Umbilical cord blood stem cells cure HIV case
A woman in America has become the fourth person to be potentially cured of HIV when she underwent an immune cell transplant procedure to treat a blood cancer that she’d also developed. Speaking at a press conference as the results were unveiled, UCLA infectious diseases specialist Yvonne Bryson, who led the team treating the patient, was cautiously optimistic about the results…
Yvonne - We have not been able to detect virus in the blood and also her cells are resistant now. She's clinically healthy, free of both cancer and HIV, and we are calling this a possible cure waiting on a longer period of follow up.
Three male patients have previously also been cured of HIV in a similar way. One of them, Adam Castillejo, dubbed “The London Patient”, was on this programme 2 years ago alongside Cambridge infectious diseases doctor, Ravi Gupta, one of the team who helped to effect his cure. Ravi’s back with us today to explain a bit more about this announcement from the US. But before we get into what they did, why HIV is so hard to cure in the first place?
Ravi - So one of the hallmarks of HIV is that it actually, as part of its life cycle, integrates itself or becomes part of your genetic material in the immune cells which it's infecting. And that makes it really hard to remove it. The only way that the viruses code can be removed is by the cell dying. And so that's why the virus is really, really hard to cure. It can be controlled, but it is really hard to remove genetic material from all of your cells.
Chris - And when you cured Adam, how did you do that?
Ravi - Well, Adam was living with HIV and his immune system had suffered quite badly. And as a result, he developed a cancer that needed a transplant in order to cure it, what we call an unrelated stem cell transplant, where the cells from another person are used to replace Adam's own blood cells. But to do that, you've got to remove Adam's own immune system and blood cells using chemotherapy, which can be quite dangerous. So the interesting thing that was achieved was, which is that we found a donor who had a special mutation in one of the target proteins for HIV and that mutation allows you to become resistant to HIV. And we replaced Adam's cells with these new cells that not only cured his cancer but also made him resistant to HIV.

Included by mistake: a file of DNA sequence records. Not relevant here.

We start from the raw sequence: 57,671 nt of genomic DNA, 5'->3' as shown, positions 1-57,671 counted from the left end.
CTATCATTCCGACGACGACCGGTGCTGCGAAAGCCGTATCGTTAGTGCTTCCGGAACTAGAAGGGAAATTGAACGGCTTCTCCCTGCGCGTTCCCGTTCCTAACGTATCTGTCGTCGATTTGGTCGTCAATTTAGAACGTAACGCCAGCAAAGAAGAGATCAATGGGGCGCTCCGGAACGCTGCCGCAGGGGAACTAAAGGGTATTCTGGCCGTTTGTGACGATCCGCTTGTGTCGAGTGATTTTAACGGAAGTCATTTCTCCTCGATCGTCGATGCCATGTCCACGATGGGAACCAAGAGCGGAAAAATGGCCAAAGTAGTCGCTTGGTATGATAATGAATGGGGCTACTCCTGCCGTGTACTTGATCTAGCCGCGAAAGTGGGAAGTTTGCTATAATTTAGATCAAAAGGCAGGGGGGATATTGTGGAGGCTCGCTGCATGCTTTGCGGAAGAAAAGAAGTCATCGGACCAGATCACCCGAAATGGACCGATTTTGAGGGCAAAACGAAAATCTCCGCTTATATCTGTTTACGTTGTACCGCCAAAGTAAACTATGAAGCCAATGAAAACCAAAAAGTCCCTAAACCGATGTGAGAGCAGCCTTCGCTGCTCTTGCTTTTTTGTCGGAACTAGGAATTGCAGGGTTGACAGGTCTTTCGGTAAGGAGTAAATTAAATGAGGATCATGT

Chris - Is that mutation naturally present in the population then, there are people out there who are naturally resistant to HIV?
Ravi - Yes. So, in particular Europeans have this mutation called the Delta 32 mutation. Around 1% of Caucasians will have both of their copies mutated. And so that's one in a hundred, which across millions of people, uh, amounts to a fair number of potential donors.
Chris - And they're uninfectable?
Ravi - That's right. They're uninfectable with the strain of HIV that commonly circulates. There are variations of HIV that will get around that mutation but they're less common than the standard variant.
Chris - And so in Adam's case, by giving him cells that make it bone marrow and cells that therefore make an immune system that have or carry those changes, he ends up with a new immune system that cannot be infected with HIV.
Ravi - That's right. So we believe the cancer chemotherapy also helps to kill the HIV infected cells. And actually then the new cells that come in cannot be infected. And so you end up with a situation where the infected cells have died and there are no new possibilities for infection of fresh cells.
Chris - The paper that's been published in the journal cell with Yvonne Bryson, who we heard at the beginning there, describing how they've cured their patient, this woman, the first woman to affect a cure, they're saying they've done it slightly differently than your approach. They're using what they call umbilical cord blood stem cells. So what's the difference?